Bottlenose dolphin.....................................     0.442600      0.03012721     1.666395     0.078538     96.08673     70.81186       316.66708
Atlantic spotted dolphin...............................     0.352333      0.02398285     1.326539     0.062521     76.49011     56.36998       252.08374
Pantropical spotted dolphin............................     0.142900      0.00021201     0.011511     0.000688      0.63857      0.65954         2.07718
Spinner dolphin........................................     0.127000      0.00018842     0.010230     0.000611      0.56752      0.58615         1.84606
Dwarf/pygmy sperm whale................................     0.001905      0.00012967     0.007172     0.000338      0.41357      0.30478         1.36297
--------------------------------------------------------------------------------------------------------------------------------------------------------

    Explosive criteria and thresholds for assessing impacts of 
explosions on marine mammals were originally developed for the shock 
trials of the USS Seawolf and USS Winston S. Churchill. NMFS provided a 
detailed discussion in its promulgation of regulations for issuing LOAs 
to Eglin AFB for Precision Strike Weapon testing activity (71 FR 44001, 
August 3, 2006), which is not repeated here. Please refer to that 
document for this background information. However, one part of the 
analysis has changed. That information is provided here.

Table 10--Current NMFS Acoustic Criteria When Addressing Harassment From
                               Explosives
------------------------------------------------------------------------
 
------------------------------------------------------------------------
Level B Behavior..........................  176 dB \1/3\ Octave SEL
                                             (sound energy level).
Level B TTS Dual Criterion................  182 dB \1/3\ Octave SEL.
                                            23 psi (peak pressure).
Level A PTS (permanent threshold shift)...  205 dB SEL.
Level A Injury............................  13 psi-msec.
Mortality.................................  30.5 psi-msec.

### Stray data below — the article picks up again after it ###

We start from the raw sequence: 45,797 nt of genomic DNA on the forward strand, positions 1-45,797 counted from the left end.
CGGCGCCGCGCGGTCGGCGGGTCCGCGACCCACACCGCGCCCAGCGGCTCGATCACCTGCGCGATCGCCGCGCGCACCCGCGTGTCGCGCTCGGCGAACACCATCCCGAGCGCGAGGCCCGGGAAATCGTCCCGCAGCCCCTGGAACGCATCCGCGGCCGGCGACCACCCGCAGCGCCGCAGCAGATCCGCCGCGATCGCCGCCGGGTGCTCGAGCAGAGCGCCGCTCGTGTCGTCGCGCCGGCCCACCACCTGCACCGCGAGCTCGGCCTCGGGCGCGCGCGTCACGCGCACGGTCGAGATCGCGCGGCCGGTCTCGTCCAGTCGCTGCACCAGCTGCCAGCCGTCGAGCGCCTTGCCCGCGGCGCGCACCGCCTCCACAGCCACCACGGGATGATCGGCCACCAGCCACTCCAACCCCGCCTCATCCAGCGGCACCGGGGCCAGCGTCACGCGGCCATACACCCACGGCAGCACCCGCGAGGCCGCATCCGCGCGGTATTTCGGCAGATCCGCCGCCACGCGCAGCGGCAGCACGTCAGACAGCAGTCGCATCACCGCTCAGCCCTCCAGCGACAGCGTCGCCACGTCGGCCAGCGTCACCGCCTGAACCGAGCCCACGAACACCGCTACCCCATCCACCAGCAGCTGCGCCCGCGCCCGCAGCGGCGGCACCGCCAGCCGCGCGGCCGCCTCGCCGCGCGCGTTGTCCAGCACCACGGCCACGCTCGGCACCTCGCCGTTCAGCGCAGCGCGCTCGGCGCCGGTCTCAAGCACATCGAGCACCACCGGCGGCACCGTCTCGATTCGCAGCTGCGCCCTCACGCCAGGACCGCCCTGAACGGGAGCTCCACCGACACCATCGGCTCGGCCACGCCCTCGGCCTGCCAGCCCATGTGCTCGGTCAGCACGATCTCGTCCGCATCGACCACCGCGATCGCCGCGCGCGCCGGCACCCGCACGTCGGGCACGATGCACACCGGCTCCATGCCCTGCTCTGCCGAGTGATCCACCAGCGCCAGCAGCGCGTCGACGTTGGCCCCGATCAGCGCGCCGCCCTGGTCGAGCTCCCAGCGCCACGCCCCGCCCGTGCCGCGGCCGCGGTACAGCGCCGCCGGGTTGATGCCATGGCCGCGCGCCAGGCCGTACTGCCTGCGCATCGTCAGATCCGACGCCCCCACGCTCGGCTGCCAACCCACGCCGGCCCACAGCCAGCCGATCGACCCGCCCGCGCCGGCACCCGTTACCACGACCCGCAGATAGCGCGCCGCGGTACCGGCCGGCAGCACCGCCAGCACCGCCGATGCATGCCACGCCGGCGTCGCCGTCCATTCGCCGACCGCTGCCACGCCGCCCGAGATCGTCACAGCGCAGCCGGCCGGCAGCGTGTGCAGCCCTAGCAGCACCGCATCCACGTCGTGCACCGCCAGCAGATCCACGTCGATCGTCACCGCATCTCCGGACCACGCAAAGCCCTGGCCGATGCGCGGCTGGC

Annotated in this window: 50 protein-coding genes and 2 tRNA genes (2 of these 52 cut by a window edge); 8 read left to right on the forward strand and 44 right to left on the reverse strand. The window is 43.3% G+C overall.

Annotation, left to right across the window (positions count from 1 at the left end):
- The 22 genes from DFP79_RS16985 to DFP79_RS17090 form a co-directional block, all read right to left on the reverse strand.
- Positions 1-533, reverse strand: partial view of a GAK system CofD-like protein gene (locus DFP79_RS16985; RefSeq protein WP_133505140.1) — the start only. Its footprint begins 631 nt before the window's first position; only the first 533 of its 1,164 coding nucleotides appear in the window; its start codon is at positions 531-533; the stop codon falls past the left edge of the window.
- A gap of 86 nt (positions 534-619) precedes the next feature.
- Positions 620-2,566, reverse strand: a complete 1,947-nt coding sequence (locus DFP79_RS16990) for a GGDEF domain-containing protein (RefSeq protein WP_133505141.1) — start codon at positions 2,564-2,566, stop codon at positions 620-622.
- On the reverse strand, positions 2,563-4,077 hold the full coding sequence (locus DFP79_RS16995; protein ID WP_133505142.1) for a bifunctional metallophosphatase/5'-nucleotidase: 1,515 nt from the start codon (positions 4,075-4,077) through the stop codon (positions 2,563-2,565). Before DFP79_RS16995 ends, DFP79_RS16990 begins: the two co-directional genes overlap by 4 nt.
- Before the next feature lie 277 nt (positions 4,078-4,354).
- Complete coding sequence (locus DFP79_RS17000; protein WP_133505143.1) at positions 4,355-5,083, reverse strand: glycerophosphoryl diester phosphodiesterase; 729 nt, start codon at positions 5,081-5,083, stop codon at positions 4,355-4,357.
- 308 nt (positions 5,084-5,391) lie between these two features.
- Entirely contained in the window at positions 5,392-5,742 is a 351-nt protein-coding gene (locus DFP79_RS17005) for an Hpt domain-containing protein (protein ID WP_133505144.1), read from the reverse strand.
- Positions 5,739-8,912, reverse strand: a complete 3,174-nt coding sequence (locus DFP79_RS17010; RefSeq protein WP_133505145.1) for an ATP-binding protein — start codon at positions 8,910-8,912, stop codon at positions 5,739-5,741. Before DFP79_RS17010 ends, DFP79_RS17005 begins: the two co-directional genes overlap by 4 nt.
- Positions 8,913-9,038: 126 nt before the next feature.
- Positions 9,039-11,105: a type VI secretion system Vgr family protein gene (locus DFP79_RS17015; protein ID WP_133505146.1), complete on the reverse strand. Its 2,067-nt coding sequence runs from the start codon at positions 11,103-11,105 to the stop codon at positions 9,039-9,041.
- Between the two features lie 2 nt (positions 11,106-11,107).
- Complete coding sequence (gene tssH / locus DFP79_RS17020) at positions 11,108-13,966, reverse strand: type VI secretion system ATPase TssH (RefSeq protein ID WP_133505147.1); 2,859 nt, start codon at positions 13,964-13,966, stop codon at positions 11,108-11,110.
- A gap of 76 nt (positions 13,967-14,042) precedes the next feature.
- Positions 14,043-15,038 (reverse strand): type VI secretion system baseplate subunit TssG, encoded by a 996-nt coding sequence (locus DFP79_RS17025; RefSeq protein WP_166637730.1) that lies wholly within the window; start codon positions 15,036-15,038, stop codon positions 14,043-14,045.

------------------------------------------------------------------------

    Subsequent to the issuance of the USAF 2002 PEA, NMFS updated one 
of the dual criteria related to the onset level for temporary threshold 
shift (TTS; Level B harassment). The USAF 2002 PEA describes the onset 
of TTS by a single explosion (impulse) based on the criterion in use at 
that time. Newly available information based on lab controlled 
experiments that used a seismic watergun to induce TTS in one beluga 
whale and one bottlenose dolphin (Finneran et al., 2002) showed 
measured TTS2 (TTS level 2 min after exposure) was 7 and 6 
dB in the beluga

[[Page 26597]]

at 0.4 and 30 kHz, respectively, after exposure to intense single 
pulses at 226 dB re: 1 [mu]Pa p-p (peak to peak). This sound pressure 
level (SPL) is equivalent to 23 pounds per square inch (psi). Hearing 
threshold returned to within 2 dB of the pre-exposure value within 4 
min of exposure. No TTS was observed in the bottlenose dolphin at the 
highest exposure condition (228 dB re 1 [mu]Pa p-p). Therefore, NMFS 
updated the SPL from impulse sound that could induce TTS to 23 psi, 
from the previous 12 psi. Table 10 in this document outlines the 
acoustic criteria used by NMFS when addressing noise impacts from 
explosives. These criteria remain consistent with criteria established 
for other activities in the EGTTR and other acoustic activities 
authorized under sections 101(a)(5)(A) and (D) of the MMPA. The 23 psi 
criterion is used in this document and NMFS' 2008 EA for evaluating the 
potential for the onset of TTS (Level B harassment) in marine mammals. 
Additional information on the derivation of the 23 psi criterion can be 
found in the Final Environmental Impact Statement/Overseas 
Environmental Impact Statement for the Shock Trial of the Mesa Verde 
(LPD 19) (Department of the Navy, 2008).

Anticipated Effects on Habitat

    The primary source of marine mammal habitat impact is noise 
resulting from live PSW and AS gunnery missions. However, the noise 
does not constitute a long-term physical alteration of the water column 
or bottom topography, is not expected to affect prey availability, is 
of limited duration, and is intermittent in time. Surface vessels 
associated with the missions are present in limited duration and are 
intermittent as well. Therefore, it is not anticipated that marine 
mammal utilization of the waters in the study area will be affected, 
either temporarily or permanently, as a result of mission activities.
    Other factors related to PSW and AS gunnery mission activities that 
could potentially impact marine mammal habitat include the introduction 
of fuel, debris, ordnance, and chemical materials into the water 
column. The potential effects of each were analyzed in the PSW 
Environmental Assessment and EGTTR Programmatic Environmental 
Assessment and determined to be insignificant. For a complete 
discussion of potential effects on habitat, please refer to pages 4-1 
to 4-7 in the 2005 EA and section 4 of the 2002 PEA.

Proposed Mitigation

    In order to issue an Incidental Take Authorization under section 
101(a)(5)(A) and (D) of the MMPA, NMFS must set forth the permissible 
methods of taking pursuant to such activity, and other means of 
effecting the least practicable adverse impact on such species or stock 
and its habitat, paying particular attention to rookeries, mating 
grounds, and areas of similar significance, and on the availability of 
such species or stock for taking for certain subsistence uses. The NDAA